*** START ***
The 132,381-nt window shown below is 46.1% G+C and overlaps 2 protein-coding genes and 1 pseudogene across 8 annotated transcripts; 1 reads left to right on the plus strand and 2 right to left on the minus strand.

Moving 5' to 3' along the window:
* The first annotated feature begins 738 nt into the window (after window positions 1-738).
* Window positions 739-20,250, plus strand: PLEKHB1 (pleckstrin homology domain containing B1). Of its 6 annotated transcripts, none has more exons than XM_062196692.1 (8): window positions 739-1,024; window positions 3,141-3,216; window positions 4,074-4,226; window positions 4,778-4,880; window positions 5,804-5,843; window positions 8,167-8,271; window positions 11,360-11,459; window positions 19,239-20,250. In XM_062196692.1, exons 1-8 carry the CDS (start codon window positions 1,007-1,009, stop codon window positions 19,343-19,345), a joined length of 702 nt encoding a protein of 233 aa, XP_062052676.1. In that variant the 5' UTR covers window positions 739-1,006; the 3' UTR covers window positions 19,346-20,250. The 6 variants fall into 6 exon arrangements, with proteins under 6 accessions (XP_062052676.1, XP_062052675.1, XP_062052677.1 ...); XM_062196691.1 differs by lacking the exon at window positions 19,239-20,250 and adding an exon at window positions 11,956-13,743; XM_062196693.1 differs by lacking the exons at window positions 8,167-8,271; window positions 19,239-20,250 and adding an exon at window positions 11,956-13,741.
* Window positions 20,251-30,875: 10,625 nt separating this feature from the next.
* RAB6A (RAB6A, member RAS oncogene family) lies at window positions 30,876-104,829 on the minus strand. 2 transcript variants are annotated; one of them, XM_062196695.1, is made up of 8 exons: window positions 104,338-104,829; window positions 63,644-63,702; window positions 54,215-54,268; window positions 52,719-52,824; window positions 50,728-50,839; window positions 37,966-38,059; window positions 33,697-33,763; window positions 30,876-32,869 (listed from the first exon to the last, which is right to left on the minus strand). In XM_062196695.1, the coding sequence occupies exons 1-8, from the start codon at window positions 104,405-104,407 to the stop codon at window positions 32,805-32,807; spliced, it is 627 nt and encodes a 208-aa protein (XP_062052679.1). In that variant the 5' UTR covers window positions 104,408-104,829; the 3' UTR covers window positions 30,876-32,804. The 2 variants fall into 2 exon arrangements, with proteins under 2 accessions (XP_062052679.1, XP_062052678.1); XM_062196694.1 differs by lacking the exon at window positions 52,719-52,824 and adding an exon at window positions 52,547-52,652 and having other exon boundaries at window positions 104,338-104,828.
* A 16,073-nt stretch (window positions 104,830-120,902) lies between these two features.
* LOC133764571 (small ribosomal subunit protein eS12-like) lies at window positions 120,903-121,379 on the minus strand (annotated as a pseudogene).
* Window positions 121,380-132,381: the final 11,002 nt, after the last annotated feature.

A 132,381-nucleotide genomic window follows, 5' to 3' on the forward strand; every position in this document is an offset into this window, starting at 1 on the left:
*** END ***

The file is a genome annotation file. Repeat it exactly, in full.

The 132,381-nt window shown below is 46.1% G+C and overlaps 2 protein-coding genes and 1 pseudogene across 8 annotated transcripts; 1 reads left to right on the plus strand and 2 right to left on the minus strand.

Moving 5' to 3' along the window:
* The first annotated feature begins 738 nt into the window (after window positions 1-738).
* Window positions 739-20,250, plus strand: PLEKHB1 (pleckstrin homology domain containing B1). Of its 6 annotated transcripts, none has more exons than XM_062196692.1 (8): window positions 739-1,024; window positions 3,141-3,216; window positions 4,074-4,226; window positions 4,778-4,880; window positions 5,804-5,843; window positions 8,167-8,271; window positions 11,360-11,459; window positions 19,239-20,250. In XM_062196692.1, exons 1-8 carry the CDS (start codon window positions 1,007-1,009, stop codon window positions 19,343-19,345), a joined length of 702 nt encoding a protein of 233 aa, XP_062052676.1. In that variant the 5' UTR covers window positions 739-1,006; the 3' UTR covers window positions 19,346-20,250. The 6 variants fall into 6 exon arrangements, with proteins under 6 accessions (XP_062052676.1, XP_062052675.1, XP_062052677.1 ...); XM_062196691.1 differs by lacking the exon at window positions 19,239-20,250 and adding an exon at window positions 11,956-13,743; XM_062196693.1 differs by lacking the exons at window positions 8,167-8,271; window positions 19,239-20,250 and adding an exon at window positions 11,956-13,741.
* Window positions 20,251-30,875: 10,625 nt separating this feature from the next.
* RAB6A (RAB6A, member RAS oncogene family) lies at window positions 30,876-104,829 on the minus strand. 2 transcript variants are annotated; one of them, XM_062196695.1, is made up of 8 exons: window positions 104,338-104,829; window positions 63,644-63,702; window positions 54,215-54,268; window positions 52,719-52,824; window positions 50,728-50,839; window positions 37,966-38,059; window positions 33,697-33,763; window positions 30,876-32,869 (listed from the first exon to the last, which is right to left on the minus strand). In XM_062196695.1, the coding sequence occupies exons 1-8, from the start codon at window positions 104,405-104,407 to the stop codon at window positions 32,805-32,807; spliced, it is 627 nt and encodes a 208-aa protein (XP_062052679.1). In that variant the 5' UTR covers window positions 104,408-104,829; the 3' UTR covers window positions 30,876-32,804. The 2 variants fall into 2 exon arrangements, with proteins under 2 accessions (XP_062052679.1, XP_062052678.1); XM_062196694.1 differs by lacking the exon at window positions 52,719-52,824 and adding an exon at window positions 52,547-52,652 and having other exon boundaries at window positions 104,338-104,828.
* A 16,073-nt stretch (window positions 104,830-120,902) lies between these two features.
* LOC133764571 (small ribosomal subunit protein eS12-like) lies at window positions 120,903-121,379 on the minus strand (annotated as a pseudogene).
* Window positions 121,380-132,381: the final 11,002 nt, after the last annotated feature.

A 132,381-nucleotide genomic window follows, 5' to 3' on the forward strand; every position in this document is an offset into this window, starting at 1 on the left: